Wednesday, 27 June 2012

Minor poems, major effects

Many of my favourite poets are associated with certain renowned poems, pieces that bear their hallmarks and are thus invariably chosen for anthologies. However, I find that often one or two of their so-called minor works stick most in my mind.

One such example is Keith Douglas and a little-mentioned poem, Canoe. For all its defects, Canoe entrances me from the start ...

""Well, I am thinking this may be my last
summer, but cannot lose even a part
of pleasure in the old-fashioned art of
idleness...

...through to its ending, precariously balanced, somehow pulling off a success, as if Douglas were indulging in poetic excess in the context of war,as if he were writing an elegy for himself...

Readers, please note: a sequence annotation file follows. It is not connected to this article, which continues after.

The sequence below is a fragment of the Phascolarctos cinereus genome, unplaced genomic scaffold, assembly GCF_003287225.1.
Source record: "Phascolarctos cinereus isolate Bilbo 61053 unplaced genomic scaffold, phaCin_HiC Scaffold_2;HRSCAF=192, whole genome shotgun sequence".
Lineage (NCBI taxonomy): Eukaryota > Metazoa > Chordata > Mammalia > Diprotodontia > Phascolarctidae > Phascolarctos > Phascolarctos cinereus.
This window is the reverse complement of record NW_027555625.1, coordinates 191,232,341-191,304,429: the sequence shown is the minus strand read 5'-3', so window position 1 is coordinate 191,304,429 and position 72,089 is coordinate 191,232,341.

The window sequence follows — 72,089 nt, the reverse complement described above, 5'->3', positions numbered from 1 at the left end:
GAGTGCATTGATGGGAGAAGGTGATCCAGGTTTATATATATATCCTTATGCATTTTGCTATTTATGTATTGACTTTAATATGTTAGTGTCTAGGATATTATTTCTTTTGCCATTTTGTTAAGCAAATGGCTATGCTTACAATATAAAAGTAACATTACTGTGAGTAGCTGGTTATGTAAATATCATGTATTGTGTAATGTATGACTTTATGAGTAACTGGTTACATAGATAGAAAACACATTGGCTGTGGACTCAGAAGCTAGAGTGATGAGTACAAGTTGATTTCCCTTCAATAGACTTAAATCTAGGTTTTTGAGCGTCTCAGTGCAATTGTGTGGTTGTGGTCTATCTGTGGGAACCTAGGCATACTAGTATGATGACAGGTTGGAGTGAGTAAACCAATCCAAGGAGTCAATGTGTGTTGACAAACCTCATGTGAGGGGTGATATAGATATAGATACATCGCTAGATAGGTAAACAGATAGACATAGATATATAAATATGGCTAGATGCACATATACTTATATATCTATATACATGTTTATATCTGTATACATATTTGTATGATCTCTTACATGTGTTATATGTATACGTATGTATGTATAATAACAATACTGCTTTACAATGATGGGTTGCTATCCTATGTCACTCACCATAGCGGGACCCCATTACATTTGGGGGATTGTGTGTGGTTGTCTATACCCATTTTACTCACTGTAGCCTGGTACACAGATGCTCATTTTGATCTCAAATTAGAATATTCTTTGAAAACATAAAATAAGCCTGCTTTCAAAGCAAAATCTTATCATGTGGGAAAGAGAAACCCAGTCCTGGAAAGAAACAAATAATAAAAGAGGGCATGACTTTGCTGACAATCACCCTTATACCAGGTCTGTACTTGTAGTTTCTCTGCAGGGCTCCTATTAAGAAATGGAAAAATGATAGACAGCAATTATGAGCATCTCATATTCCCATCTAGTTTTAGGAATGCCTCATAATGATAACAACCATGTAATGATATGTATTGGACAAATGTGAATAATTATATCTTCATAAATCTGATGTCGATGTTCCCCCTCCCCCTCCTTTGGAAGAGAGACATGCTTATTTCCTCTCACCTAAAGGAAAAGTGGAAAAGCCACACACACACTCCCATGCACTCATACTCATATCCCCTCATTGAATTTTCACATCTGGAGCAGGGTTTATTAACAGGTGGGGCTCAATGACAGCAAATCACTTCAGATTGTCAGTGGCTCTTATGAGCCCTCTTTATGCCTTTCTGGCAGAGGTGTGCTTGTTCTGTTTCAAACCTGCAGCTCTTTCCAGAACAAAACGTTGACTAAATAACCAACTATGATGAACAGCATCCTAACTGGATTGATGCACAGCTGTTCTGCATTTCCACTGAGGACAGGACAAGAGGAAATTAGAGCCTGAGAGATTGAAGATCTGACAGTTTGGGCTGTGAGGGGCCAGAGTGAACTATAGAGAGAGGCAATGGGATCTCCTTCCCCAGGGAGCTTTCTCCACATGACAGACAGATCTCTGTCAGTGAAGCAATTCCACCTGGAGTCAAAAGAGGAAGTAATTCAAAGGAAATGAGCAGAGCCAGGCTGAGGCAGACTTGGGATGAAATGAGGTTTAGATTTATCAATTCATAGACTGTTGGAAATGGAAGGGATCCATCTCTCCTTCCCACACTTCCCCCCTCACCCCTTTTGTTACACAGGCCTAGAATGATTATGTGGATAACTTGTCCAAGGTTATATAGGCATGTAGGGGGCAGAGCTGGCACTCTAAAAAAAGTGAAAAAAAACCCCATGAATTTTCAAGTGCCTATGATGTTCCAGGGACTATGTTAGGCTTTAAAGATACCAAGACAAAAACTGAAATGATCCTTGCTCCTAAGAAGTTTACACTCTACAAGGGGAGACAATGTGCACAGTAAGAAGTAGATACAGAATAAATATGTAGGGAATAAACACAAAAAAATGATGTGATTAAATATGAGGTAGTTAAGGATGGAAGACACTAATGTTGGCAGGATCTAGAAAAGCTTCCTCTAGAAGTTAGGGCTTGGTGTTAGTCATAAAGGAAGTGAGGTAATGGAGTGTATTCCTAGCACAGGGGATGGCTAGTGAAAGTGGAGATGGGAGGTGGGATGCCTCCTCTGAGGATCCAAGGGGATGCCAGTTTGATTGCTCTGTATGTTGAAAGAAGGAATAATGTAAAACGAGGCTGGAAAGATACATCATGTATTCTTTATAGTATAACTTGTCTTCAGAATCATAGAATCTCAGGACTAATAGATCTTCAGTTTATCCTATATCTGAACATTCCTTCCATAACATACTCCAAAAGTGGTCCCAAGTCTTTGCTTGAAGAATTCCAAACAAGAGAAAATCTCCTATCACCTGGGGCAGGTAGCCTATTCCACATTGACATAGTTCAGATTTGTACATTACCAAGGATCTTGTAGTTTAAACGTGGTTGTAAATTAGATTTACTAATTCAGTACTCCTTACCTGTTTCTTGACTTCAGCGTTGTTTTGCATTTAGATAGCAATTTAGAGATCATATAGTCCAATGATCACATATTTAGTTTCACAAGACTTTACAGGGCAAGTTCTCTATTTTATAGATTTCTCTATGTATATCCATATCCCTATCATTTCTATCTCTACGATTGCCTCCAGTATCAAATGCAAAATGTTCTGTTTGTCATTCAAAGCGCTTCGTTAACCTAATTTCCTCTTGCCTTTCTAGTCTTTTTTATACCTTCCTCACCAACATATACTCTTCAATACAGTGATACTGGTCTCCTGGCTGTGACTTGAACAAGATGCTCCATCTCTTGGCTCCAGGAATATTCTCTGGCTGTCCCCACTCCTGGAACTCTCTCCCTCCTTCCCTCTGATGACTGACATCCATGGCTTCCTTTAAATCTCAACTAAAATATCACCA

"...when this boat

travels with you alone towards Iffley:
as you lie looking up for thunder again,
this cool touch does not betoken rain;
it is my spirit that kisses your mouth lightly."

Canoe captivated me when I first read it at the age of eighteen, and I've carried it with me ever since. It might be a minor poem in the context of the body of Douglas'work, but it's had a major effect on me.

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